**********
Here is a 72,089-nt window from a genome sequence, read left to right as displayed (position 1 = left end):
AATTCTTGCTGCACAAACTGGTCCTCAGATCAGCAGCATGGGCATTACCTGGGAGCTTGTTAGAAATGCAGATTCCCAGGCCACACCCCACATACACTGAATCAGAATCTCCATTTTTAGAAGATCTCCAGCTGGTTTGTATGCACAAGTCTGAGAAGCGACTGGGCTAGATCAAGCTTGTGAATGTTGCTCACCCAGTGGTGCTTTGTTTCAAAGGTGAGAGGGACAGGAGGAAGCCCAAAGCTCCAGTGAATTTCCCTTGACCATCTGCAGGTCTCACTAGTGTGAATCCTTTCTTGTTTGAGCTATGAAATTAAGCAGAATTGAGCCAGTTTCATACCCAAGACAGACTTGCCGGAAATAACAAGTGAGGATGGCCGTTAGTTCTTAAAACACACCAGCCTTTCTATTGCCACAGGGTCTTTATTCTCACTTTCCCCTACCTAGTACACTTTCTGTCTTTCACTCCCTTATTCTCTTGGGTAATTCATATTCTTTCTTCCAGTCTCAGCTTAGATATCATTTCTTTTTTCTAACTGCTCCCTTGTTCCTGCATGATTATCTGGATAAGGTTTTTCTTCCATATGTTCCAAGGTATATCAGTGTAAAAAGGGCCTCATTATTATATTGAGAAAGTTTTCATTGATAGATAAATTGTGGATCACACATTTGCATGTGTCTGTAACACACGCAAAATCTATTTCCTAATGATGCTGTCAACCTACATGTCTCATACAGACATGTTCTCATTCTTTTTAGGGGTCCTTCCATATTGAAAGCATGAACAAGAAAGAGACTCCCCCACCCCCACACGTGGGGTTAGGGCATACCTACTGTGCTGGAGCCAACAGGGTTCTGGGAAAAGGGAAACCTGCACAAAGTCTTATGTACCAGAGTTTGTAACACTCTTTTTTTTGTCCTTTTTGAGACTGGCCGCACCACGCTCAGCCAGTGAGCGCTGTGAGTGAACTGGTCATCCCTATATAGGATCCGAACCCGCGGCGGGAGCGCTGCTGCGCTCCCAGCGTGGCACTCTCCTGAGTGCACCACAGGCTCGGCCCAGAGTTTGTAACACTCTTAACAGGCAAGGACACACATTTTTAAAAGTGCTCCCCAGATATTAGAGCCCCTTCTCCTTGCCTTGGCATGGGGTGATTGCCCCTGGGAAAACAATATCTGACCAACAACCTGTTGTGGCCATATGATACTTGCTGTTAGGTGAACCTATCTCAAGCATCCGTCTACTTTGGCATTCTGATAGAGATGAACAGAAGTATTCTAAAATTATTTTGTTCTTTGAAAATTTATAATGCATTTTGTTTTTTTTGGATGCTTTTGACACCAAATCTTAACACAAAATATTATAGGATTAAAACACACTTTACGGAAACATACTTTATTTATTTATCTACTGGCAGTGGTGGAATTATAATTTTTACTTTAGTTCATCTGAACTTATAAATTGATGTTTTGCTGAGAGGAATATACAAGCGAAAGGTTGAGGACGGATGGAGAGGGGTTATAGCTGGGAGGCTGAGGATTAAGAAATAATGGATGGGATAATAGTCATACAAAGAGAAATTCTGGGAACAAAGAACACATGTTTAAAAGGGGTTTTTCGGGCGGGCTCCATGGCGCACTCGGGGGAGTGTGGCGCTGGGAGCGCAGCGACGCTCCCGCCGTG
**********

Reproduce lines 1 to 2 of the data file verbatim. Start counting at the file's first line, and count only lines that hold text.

Here is a 72,089-nt window from a genome sequence, read left to right as displayed (position 1 = left end):
AATTCTTGCTGCACAAACTGGTCCTCAGATCAGCAGCATGGGCATTACCTGGGAGCTTGTTAGAAATGCAGATTCCCAGGCCACACCCCACATACACTGAATCAGAATCTCCATTTTTAGAAGATCTCCAGCTGGTTTGTATGCACAAGTCTGAGAAGCGACTGGGCTAGATCAAGCTTGTGAATGTTGCTCACCCAGTGGTGCTTTGTTTCAAAGGTGAGAGGGACAGGAGGAAGCCCAAAGCTCCAGTGAATTTCCCTTGACCATCTGCAGGTCTCACTAGTGTGAATCCTTTCTTGTTTGAGCTATGAAATTAAGCAGAATTGAGCCAGTTTCATACCCAAGACAGACTTGCCGGAAATAACAAGTGAGGATGGCCGTTAGTTCTTAAAACACACCAGCCTTTCTATTGCCACAGGGTCTTTATTCTCACTTTCCCCTACCTAGTACACTTTCTGTCTTTCACTCCCTTATTCTCTTGGGTAATTCATATTCTTTCTTCCAGTCTCAGCTTAGATATCATTTCTTTTTTCTAACTGCTCCCTTGTTCCTGCATGATTATCTGGATAAGGTTTTTCTTCCATATGTTCCAAGGTATATCAGTGTAAAAAGGGCCTCATTATTATATTGAGAAAGTTTTCATTGATAGATAAATTGTGGATCACACATTTGCATGTGTCTGTAACACACGCAAAATCTATTTCCTAATGATGCTGTCAACCTACATGTCTCATACAGACATGTTCTCATTCTTTTTAGGGGTCCTTCCATATTGAAAGCATGAACAAGAAAGAGACTCCCCCACCCCCACACGTGGGGTTAGGGCATACCTACTGTGCTGGAGCCAACAGGGTTCTGGGAAAAGGGAAACCTGCACAAAGTCTTATGTACCAGAGTTTGTAACACTCTTTTTTTTGTCCTTTTTGAGACTGGCCGCACCACGCTCAGCCAGTGAGCGCTGTGAGTGAACTGGTCATCCCTATATAGGATCCGAACCCGCGGCGGGAGCGCTGCTGCGCTCCCAGCGTGGCACTCTCCTGAGTGCACCACAGGCTCGGCCCAGAGTTTGTAACACTCTTAACAGGCAAGGACACACATTTTTAAAAGTGCTCCCCAGATATTAGAGCCCCTTCTCCTTGCCTTGGCATGGGGTGATTGCCCCTGGGAAAACAATATCTGACCAACAACCTGTTGTGGCCATATGATACTTGCTGTTAGGTGAACCTATCTCAAGCATCCGTCTACTTTGGCATTCTGATAGAGATGAACAGAAGTATTCTAAAATTATTTTGTTCTTTGAAAATTTATAATGCATTTTGTTTTTTTTGGATGCTTTTGACACCAAATCTTAACACAAAATATTATAGGATTAAAACACACTTTACGGAAACATACTTTATTTATTTATCTACTGGCAGTGGTGGAATTATAATTTTTACTTTAGTTCATCTGAACTTATAAATTGATGTTTTGCTGAGAGGAATATACAAGCGAAAGGTTGAGGACGGATGGAGAGGGGTTATAGCTGGGAGGCTGAGGATTAAGAAATAATGGATGGGATAATAGTCATACAAAGAGAAATTCTGGGAACAAAGAACACATGTTTAAAAGGGGTTTTTCGGGCGGGCTCCATGGCGCACTCGGGGGAGTGTGGCGCTGGGAGCGCAGCGACGCTCCCGCCGTG